Altair is making a big investment toward uniting the whole HPC community to accelerate the state of the art (and the state of actual production operations) for HPC scheduling. Altair is joining the OpenHPC project with PBS Pro. They are focused on longevity – creating a viable, sustainable community to focus on job scheduling software that can truly bridge the gap in the HPC world.
Today Spectra Logic announced the Spectra TFinity ExaScale Edition, the world’s largest and most richly-featured tape storage system. “Since 2008, Spectra Logic has worked with engineers in the NASA Advanced Supercomputing (NAS) Division at NASA’s Ames Research Center, in California’s Silicon Valley, first deploying a Spectra tape library with 22 petabytes of capacity. According to NASA, the Spectra tape library’s capacity has grown to approximately one half an Exabyte of archival storage today. After extensive testing over the past year, NASA recently deployed a Spectra TFinity ExaScale Edition in their 24×7 production HPC environment.”
“As a research area, quantum computing is highly competitive, but if you want to buy a quantum computer then D-Wave Systems, founded in 1999, is the only game in town. Quantum computing is as promising as it is unproven. Quantum computing goes beyond Moore’s law since every quantum bit (qubit) doubles the computational power, similar to the famous wheat and chessboard problem. So the payoff is huge, even though it is expensive, unproven, and difficult to program.”
“Upgrading legacy HPC systems relies as much on the requirements of the user base as it does on the budget of the institution buying the system. There is a gamut of technology and deployment methods to choose from, and the picture is further complicated by infrastructure such as cooling equipment, storage, networking – all of which must fit into the available space. However, in most cases it is the requirements of the codes and applications being run on the system that ultimately define choice of architecture when upgrading a legacy system. In the most extreme cases, these requirements can restrict the available technology, effectively locking a HPC center into a single technology, or restricting the application of new architectures because of the added complexity associated with code modernization, or porting existing codes to new technology platforms.”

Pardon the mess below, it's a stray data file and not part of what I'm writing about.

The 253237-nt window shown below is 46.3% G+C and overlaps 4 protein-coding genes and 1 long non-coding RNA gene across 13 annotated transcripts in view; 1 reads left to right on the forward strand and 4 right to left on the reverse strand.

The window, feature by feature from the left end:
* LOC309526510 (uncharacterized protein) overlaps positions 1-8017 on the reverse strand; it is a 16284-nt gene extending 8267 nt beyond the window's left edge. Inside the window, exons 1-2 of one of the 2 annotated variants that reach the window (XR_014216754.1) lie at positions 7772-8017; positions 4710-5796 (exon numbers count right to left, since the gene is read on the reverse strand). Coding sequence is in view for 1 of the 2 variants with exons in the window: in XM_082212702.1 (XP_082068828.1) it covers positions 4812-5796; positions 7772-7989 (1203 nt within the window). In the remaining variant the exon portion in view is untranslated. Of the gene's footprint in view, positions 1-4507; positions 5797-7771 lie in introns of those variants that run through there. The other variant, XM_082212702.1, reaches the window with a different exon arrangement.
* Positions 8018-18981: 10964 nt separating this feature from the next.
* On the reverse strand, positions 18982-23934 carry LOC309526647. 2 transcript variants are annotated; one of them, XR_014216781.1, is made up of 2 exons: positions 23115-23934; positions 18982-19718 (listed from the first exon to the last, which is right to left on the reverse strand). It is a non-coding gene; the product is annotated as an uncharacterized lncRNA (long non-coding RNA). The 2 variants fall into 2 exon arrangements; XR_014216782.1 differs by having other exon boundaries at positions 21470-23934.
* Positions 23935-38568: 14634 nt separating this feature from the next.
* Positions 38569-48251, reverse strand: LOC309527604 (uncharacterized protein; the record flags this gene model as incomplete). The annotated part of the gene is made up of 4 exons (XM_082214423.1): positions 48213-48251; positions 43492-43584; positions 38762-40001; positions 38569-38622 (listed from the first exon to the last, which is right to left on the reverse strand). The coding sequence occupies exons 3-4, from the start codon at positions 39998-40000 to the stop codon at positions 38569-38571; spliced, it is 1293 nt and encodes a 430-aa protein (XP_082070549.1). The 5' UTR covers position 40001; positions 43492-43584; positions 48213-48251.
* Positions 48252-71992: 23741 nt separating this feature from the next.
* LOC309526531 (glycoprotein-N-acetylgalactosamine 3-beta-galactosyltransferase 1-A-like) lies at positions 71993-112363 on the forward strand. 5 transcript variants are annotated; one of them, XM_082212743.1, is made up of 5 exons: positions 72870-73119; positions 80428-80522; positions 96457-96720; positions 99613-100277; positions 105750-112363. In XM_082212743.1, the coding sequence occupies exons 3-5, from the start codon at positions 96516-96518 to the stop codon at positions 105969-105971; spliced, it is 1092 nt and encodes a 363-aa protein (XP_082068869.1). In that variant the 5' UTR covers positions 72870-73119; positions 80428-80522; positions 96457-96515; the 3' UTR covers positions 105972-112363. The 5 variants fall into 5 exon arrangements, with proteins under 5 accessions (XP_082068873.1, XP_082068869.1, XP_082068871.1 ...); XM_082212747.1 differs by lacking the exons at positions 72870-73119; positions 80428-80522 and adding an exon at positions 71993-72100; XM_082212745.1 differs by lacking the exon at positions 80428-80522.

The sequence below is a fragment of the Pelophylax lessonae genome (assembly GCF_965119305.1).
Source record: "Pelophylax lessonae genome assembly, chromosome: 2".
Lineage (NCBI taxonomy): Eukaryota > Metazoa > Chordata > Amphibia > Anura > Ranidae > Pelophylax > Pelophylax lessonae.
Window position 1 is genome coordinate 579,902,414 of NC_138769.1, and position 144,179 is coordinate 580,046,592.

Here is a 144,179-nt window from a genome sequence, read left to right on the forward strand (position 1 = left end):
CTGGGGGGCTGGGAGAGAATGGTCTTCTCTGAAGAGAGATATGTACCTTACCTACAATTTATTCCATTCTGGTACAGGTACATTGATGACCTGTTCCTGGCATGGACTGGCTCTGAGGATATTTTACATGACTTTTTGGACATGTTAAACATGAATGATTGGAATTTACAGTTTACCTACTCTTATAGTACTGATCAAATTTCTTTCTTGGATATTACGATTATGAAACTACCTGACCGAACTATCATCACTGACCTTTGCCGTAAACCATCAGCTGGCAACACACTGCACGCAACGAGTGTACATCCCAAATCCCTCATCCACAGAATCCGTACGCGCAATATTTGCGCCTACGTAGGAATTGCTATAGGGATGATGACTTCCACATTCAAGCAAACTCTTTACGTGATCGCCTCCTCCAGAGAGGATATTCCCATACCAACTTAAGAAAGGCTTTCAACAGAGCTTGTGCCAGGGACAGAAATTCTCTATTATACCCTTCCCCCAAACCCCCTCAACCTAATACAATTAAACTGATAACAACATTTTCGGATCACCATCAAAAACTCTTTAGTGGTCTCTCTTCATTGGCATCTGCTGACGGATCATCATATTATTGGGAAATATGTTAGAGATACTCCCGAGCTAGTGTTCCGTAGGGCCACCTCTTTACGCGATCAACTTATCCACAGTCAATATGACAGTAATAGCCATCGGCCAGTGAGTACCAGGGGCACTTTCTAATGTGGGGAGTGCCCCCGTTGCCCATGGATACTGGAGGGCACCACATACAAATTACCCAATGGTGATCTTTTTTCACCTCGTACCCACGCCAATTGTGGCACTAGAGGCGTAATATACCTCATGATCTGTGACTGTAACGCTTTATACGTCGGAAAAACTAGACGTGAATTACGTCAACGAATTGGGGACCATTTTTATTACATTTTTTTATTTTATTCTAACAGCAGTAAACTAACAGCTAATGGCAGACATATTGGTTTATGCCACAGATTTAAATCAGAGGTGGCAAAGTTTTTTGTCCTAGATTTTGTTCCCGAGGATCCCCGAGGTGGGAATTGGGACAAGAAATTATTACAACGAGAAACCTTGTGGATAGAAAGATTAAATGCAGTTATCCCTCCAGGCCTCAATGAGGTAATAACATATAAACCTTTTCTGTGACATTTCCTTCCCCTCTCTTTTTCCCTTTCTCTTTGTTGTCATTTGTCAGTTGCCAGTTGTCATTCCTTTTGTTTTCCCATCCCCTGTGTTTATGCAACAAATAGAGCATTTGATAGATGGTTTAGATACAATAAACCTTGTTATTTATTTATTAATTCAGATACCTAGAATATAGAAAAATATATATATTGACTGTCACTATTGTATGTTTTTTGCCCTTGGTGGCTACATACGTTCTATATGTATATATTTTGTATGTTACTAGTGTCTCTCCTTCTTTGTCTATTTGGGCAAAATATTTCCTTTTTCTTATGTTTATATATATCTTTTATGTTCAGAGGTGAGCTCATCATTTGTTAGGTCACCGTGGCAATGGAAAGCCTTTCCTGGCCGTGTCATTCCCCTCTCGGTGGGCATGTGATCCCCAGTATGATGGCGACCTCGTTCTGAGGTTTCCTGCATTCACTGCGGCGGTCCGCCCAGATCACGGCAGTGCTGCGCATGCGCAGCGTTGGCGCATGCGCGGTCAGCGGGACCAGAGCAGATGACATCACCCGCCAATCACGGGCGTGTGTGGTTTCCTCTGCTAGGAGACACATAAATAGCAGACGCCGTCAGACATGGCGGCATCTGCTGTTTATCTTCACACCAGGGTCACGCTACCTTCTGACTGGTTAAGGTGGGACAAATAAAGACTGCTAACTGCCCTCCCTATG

The fastest supercomputers are built with the fastest microprocessor chips, which in turn are built upon the fastest switching technology. But, even the best semiconductors are reaching their limits as more is demanded of them. In the closing months of this year, came news of several developments that could break through silicon’s performance barrier and herald an age of smaller, faster, lower-power chips. It is possible that they could be commercially viable in the next few years.
In this video from the SC15 HPC Matters series, NASA Aerospace Engineer Dr. Shishir Pandya describes how high performance computing helps advance airplane and rocket technologies. “Why does high-performance computing matter? Because science matters! Discovery matters! Human beings are seekers, questers, questioners. And when we get answers, we ask bigger questions. HPC extends our reach, putting more knowledge, more discovery, and more innovation within our grasp. With HPC, the future is ours to create! HPC Matters!”
“When looking to buy a used car, you kick the tires, make sure the radio works, check underneath for leaks, etc. You should be just as careful when deciding which nodes to use to run job scripts. At the NASA Advanced Supercomputing Facility (NAS), our prologue and epilogue have grown almost into an extension of the O/S to make sure resources that are nominally capable of running jobs are, in fact, able to run the jobs. This presentation describes the issues and solutions used by the NAS for this purpose.”
Christopher Lynnes from NASA presented this talk at the HPC User Forum. “The Earth Observing System Data and Information System is a key core capability in NASA’s Earth Science Data Systems Program. It provides end-to-end capabilities for managing NASA’s Earth science data from various sources—satellites, aircraft, field measurements, and various other programs.”
“Sea level rise is one of the most visible signatures of our changing climate, and rising seas have profound impacts on our nation, our economy and all of humanity,” said Michael Freilich, director of NASA’s Earth Science Division. “By combining space-borne direct measurements of sea level with a host of other measurements from satellites and sensors in the oceans themselves, NASA scientists are not only tracking changes in ocean heights but are also determining the reasons for those changes.”
“Space Debris are defunct objects in space, including old space vehicles (such as satellites or rocket stages) or fragments from collisions. Space debris can cause great damage to functional space ships and satellites. Thus detection of space debris and prediction of their orbital paths are essential for today’s operation of space missions. The talk shows the Python-based infrastructures BACARDI for gathering and storing space debris data from sensors and Skynet for high-throughput data processing and orbital collision detection.”